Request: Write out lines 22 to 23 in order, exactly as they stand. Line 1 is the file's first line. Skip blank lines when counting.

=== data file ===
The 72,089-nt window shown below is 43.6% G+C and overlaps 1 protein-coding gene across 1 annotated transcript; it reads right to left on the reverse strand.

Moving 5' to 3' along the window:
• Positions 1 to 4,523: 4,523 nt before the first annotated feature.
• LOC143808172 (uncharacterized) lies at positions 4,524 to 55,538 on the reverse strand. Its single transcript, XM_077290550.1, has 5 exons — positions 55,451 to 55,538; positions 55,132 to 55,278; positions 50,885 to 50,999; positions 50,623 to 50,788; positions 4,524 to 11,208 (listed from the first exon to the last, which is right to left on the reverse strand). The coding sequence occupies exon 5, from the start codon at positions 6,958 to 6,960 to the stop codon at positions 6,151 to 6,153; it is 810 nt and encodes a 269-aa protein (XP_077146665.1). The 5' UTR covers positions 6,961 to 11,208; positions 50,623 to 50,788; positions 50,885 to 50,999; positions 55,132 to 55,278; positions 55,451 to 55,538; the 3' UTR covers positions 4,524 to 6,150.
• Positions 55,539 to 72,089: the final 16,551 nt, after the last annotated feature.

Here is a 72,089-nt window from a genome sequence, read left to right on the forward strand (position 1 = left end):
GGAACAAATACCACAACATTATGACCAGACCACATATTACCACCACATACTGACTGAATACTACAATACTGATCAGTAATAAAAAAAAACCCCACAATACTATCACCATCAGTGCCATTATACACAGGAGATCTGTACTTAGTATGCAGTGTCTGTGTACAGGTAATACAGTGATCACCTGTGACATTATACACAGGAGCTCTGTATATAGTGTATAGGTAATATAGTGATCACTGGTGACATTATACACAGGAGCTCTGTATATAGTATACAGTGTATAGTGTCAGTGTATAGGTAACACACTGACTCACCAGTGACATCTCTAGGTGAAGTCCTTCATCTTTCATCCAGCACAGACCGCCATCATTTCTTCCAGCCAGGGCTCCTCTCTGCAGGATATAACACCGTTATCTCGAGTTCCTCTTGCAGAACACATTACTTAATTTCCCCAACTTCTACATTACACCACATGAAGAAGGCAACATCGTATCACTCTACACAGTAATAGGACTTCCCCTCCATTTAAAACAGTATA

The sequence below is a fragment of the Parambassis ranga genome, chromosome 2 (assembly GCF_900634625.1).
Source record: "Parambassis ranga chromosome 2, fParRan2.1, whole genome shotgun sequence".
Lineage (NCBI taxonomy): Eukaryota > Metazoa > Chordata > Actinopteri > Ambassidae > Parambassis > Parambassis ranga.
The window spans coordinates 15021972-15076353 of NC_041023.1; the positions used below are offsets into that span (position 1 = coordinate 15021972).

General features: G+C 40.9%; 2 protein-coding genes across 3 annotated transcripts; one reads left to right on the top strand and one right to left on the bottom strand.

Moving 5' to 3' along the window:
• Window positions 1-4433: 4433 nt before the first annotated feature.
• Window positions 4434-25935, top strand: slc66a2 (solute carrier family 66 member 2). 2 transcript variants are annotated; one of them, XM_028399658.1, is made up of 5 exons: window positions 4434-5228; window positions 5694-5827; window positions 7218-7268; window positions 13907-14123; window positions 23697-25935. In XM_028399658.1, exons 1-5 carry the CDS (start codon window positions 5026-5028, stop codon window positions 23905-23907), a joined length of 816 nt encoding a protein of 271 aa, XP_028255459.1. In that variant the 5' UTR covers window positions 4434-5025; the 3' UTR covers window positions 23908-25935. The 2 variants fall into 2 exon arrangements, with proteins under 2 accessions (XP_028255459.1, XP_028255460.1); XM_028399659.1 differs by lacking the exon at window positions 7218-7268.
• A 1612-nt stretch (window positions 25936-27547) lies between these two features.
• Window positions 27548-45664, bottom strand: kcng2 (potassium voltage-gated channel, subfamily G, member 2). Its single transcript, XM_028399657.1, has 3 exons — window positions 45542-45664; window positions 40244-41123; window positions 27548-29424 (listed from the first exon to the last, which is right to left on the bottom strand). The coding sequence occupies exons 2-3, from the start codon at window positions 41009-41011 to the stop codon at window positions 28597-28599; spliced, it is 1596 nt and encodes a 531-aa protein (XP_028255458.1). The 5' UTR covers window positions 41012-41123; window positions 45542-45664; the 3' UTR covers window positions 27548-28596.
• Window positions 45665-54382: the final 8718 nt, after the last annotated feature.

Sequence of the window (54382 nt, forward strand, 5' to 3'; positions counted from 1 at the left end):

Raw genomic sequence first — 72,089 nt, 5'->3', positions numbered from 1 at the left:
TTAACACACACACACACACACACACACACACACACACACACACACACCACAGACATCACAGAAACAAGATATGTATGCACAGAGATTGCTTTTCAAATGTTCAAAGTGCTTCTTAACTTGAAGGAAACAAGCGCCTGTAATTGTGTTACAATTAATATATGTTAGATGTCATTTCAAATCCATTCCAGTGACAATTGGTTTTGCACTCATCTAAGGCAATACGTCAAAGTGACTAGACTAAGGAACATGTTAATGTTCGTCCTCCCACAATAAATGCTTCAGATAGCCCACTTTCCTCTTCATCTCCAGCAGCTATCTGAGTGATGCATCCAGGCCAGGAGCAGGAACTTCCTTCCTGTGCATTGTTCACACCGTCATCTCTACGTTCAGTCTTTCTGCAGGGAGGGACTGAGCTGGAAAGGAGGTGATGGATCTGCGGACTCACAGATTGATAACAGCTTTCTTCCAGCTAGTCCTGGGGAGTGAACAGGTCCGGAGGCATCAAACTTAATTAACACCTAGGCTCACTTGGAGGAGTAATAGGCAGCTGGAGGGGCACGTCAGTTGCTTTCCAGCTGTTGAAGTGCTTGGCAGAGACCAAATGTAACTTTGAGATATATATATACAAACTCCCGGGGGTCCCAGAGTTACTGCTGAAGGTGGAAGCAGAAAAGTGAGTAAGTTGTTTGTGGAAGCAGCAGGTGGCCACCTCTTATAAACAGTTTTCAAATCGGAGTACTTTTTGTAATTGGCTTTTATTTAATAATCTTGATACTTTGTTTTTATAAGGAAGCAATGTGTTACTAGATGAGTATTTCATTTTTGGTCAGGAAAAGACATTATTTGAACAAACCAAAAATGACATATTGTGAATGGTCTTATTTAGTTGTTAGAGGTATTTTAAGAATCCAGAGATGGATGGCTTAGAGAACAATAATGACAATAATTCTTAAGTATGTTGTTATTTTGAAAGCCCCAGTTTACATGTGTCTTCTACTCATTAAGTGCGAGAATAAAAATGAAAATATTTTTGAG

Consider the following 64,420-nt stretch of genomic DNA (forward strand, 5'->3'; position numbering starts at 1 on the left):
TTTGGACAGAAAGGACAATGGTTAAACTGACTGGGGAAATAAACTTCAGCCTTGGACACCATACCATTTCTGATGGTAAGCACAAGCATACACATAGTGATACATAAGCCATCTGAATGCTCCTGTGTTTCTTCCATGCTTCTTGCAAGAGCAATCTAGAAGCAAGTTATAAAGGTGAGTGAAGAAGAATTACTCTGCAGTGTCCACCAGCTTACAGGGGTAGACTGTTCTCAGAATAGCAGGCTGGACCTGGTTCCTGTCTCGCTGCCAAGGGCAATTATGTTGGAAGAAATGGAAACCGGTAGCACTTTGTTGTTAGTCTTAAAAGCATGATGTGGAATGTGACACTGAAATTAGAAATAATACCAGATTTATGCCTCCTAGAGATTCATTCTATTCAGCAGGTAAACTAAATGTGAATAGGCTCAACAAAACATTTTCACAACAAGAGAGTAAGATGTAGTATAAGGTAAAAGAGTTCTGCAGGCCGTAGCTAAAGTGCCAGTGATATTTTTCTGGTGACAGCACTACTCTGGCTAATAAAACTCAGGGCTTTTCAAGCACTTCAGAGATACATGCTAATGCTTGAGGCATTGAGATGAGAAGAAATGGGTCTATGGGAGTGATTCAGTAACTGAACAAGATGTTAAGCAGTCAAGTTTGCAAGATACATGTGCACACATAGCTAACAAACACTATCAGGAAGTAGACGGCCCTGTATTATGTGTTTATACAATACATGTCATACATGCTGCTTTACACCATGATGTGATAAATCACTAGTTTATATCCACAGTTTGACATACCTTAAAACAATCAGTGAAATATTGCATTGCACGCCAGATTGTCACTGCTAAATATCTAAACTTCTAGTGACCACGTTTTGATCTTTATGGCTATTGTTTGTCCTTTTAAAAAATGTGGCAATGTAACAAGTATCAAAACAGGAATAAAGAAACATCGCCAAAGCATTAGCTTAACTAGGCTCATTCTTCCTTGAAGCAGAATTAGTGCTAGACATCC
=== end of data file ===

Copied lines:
Consider the following 64,420-nt stretch of genomic DNA (forward strand, 5'->3'; position numbering starts at 1 on the left):
TTTGGACAGAAAGGACAATGGTTAAACTGACTGGGGAAATAAACTTCAGCCTTGGACACCATACCATTTCTGATGGTAAGCACAAGCATACACATAGTGATACATAAGCCATCTGAATGCTCCTGTGTTTCTTCCATGCTTCTTGCAAGAGCAATCTAGAAGCAAGTTATAAAGGTGAGTGAAGAAGAATTACTCTGCAGTGTCCACCAGCTTACAGGGGTAGACTGTTCTCAGAATAGCAGGCTGGACCTGGTTCCTGTCTCGCTGCCAAGGGCAATTATGTTGGAAGAAATGGAAACCGGTAGCACTTTGTTGTTAGTCTTAAAAGCATGATGTGGAATGTGACACTGAAATTAGAAATAATACCAGATTTATGCCTCCTAGAGATTCATTCTATTCAGCAGGTAAACTAAATGTGAATAGGCTCAACAAAACATTTTCACAACAAGAGAGTAAGATGTAGTATAAGGTAAAAGAGTTCTGCAGGCCGTAGCTAAAGTGCCAGTGATATTTTTCTGGTGACAGCACTACTCTGGCTAATAAAACTCAGGGCTTTTCAAGCACTTCAGAGATACATGCTAATGCTTGAGGCATTGAGATGAGAAGAAATGGGTCTATGGGAGTGATTCAGTAACTGAACAAGATGTTAAGCAGTCAAGTTTGCAAGATACATGTGCACACATAGCTAACAAACACTATCAGGAAGTAGACGGCCCTGTATTATGTGTTTATACAATACATGTCATACATGCTGCTTTACACCATGATGTGATAAATCACTAGTTTATATCCACAGTTTGACATACCTTAAAACAATCAGTGAAATATTGCATTGCACGCCAGATTGTCACTGCTAAATATCTAAACTTCTAGTGACCACGTTTTGATCTTTATGGCTATTGTTTGTCCTTTTAAAAAATGTGGCAATGTAACAAGTATCAAAACAGGAATAAAGAAACATCGCCAAAGCATTAGCTTAACTAGGCTCATTCTTCCTTGAAGCAGAATTAGTGCTAGACATCC